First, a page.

Supreme Court Puts The Arbitration Process On The Back Foot
An arbitral award would be against justice and morality if it shocks the conscience of the court. Or when a decision is perverse, based on no evidence or ignores vital evidence in arriving at the decision. That has been the standard set by the Supreme Court for interfering with arbitral awards.
Until last week when a three-judge bench of the apex court upended its own precedents. It has done so by setting aside the arbitral tribunal’s decision on grounds that the rule applied to interpret the commercial contract was incorrect. That, experts said, is no reason to interfere with an arbitral award.
This is unfortunately two steps backwards in the position of the Supreme Court which, in previous judgments, has been very pro-arbitration, Hiroo Advani, managing partner at Advani & Co., said. “The judges should simply not reinterpret contracts.”
In 2003, the arbitral panel issued an award in favour of SEAMEC Ltd. against Oil India Ltd. During the subsistence of the contract for oil drilling, the prices for high-speed diesel went up. SEAMEC asked to be compensated for this increase in price saying this triggered the “change in law” clause under the contract. Any change in law that leads to an increase in cost for SEAMEC Ltd. would entitle it to a compensation, one of the clauses in the contract stated.
Oil India had argued that the increase in price was done by the Oil Price Committee and not by a law of Parliament or State legislature. And so, this clause could not be triggered. The arbitral tribunal dismissed this saying that at the time of signing the contract, Oil India knew that price increases were done by this committee on government’s instruction. The rights granted to SEAMEC need to be construed broadly and price escalations will come within the ambit of this clause in the contract, the arbitral tribunal held.
On appeal, the district judge ruled that the findings of the tribunal were not without basis or against the public policy of India or patently illegal and did not warrant judicial interference. But the high court set aside the award and held it was passed overlooking the terms and conditions of the contract.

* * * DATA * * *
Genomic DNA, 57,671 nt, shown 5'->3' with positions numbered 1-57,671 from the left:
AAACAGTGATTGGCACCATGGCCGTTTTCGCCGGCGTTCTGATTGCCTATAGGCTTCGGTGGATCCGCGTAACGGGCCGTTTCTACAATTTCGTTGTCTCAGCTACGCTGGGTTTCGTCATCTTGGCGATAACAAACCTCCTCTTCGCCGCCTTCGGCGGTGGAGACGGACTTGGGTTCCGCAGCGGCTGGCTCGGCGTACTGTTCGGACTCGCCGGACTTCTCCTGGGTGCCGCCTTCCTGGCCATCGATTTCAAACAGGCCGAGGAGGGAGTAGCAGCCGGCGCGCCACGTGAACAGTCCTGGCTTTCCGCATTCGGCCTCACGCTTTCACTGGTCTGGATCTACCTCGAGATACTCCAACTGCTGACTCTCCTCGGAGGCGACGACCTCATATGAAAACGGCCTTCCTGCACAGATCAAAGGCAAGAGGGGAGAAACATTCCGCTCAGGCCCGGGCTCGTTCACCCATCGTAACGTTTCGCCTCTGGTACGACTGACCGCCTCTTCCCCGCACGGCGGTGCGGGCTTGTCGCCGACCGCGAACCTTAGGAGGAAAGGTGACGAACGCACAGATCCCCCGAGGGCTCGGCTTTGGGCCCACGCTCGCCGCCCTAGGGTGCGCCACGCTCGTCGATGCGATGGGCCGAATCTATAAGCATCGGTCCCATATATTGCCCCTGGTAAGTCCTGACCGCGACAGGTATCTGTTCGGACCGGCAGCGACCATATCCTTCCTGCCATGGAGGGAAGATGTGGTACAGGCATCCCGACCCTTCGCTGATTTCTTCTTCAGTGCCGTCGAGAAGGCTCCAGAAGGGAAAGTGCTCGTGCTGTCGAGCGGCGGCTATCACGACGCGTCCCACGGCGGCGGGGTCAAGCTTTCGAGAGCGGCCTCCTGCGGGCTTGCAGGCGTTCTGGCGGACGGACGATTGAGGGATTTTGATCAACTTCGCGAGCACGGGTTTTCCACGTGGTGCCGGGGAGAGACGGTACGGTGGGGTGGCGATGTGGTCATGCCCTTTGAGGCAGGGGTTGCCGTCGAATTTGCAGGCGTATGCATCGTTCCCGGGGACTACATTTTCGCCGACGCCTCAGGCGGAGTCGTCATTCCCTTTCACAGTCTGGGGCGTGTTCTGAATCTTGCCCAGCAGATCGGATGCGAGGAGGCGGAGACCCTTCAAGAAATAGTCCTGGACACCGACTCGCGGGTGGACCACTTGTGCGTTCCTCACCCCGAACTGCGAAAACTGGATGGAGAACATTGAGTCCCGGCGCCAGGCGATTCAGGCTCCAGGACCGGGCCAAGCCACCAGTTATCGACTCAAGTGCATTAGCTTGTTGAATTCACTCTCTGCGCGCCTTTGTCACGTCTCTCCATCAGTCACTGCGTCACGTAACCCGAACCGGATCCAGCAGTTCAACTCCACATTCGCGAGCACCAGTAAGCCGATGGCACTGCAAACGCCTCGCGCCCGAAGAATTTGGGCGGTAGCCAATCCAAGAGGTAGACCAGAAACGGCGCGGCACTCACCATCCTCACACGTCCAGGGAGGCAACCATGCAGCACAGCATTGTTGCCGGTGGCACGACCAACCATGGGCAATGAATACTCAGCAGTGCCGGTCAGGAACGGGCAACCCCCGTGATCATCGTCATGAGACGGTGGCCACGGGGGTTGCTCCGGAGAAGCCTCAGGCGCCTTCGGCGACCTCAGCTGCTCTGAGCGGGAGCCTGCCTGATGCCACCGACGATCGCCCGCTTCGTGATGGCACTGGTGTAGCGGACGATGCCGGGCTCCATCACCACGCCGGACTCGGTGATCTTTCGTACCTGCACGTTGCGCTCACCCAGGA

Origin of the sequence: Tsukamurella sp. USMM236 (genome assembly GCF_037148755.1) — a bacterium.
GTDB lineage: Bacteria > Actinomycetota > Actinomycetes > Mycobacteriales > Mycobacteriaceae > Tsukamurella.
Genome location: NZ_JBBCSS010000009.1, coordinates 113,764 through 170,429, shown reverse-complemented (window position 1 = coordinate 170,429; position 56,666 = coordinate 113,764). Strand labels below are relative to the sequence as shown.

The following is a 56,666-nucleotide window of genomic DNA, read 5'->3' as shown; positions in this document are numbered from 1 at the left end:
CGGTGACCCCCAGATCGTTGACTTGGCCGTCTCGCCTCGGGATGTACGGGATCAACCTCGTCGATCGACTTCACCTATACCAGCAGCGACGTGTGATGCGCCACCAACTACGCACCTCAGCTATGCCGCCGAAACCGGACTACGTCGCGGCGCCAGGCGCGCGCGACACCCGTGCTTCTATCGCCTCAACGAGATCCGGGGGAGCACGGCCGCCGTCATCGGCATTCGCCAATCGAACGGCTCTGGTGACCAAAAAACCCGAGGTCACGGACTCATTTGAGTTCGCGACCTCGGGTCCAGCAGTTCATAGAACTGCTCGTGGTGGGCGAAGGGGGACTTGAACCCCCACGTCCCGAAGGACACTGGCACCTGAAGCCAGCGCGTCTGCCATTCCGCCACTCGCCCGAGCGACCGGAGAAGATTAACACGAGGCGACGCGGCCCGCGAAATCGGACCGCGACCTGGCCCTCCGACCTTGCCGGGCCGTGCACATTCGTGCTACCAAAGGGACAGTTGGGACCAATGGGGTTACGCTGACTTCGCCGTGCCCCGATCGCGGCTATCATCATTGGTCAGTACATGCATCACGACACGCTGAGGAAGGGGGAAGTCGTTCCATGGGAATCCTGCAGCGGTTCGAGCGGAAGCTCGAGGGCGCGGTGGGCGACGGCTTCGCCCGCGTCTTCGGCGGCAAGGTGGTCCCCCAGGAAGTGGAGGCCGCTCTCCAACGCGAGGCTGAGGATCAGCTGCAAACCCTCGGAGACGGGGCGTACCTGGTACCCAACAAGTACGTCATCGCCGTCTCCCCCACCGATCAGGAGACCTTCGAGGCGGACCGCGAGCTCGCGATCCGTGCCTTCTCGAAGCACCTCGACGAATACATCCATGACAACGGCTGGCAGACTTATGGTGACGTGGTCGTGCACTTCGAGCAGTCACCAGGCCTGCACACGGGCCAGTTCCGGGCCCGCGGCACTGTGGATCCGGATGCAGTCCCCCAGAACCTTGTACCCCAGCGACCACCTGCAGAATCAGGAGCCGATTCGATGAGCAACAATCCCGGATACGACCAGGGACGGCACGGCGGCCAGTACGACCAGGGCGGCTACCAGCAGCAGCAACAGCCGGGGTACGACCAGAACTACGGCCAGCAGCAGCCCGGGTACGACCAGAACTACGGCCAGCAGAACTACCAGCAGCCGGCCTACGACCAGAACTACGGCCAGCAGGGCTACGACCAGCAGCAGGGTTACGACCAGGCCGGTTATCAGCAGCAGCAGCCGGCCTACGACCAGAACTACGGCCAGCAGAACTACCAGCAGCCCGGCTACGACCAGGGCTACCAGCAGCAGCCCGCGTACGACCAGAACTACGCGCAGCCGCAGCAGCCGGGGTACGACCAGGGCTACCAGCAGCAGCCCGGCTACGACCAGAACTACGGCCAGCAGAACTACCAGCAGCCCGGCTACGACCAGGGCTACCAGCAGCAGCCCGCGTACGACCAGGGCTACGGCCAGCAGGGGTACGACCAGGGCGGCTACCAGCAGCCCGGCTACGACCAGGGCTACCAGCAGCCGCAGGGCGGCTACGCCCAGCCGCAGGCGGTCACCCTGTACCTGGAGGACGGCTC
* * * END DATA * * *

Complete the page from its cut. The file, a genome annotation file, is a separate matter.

The Apex Court’s View
The contract between SEAMEC and Oil India was a fixed rate contract, the Supreme Court noted. It pointed to the clauses of the contract which said: the rates, terms and conditions were to be in force until the completion or abandonment of the last well being drilled. Price fluctuations could not have been bought within the scope of the “change in law” clause, the bench concluded.
“If the purpose of the tender was to limit the risks of price variations, then the interpretation placed by the arbitral tribunal cannot be said to be possible one, as it would completely defeat the explicit wordings and purpose of the contract.” – Supreme Court order in Oil India case
In saying so, the Supreme Court set aside the arbitral award.
The arbitration law, under Section 34, lays down very narrow grounds for courts to interfere with awards and the court has to ask if the decision is so perverse that an award needs to be interfered with, Vyapak Desai, partner at Nishith Desai Associates, said.
Unfortunately, the Supreme Court hasn’t clarified how a different interpretation of the contract falls within the narrow scope of perversity for it to interfere with the award. This can be now be misused by parties on grounds that arbitral tribunal has applied an incorrect rule to read a contract.Vyapak Desai, Partner, Nishith Desai Associates
You either interpret a clause in a contract widely or narrowly — it’s neither perverse nor against public policy for any court to set aside an award, Desai said.
Advani said interpretation of a contract is up to the arbitral tribunal and the Supreme Court has itself held so. This is a three-judge bench order — now a larger bench will need to find a way to narrow this down, he said.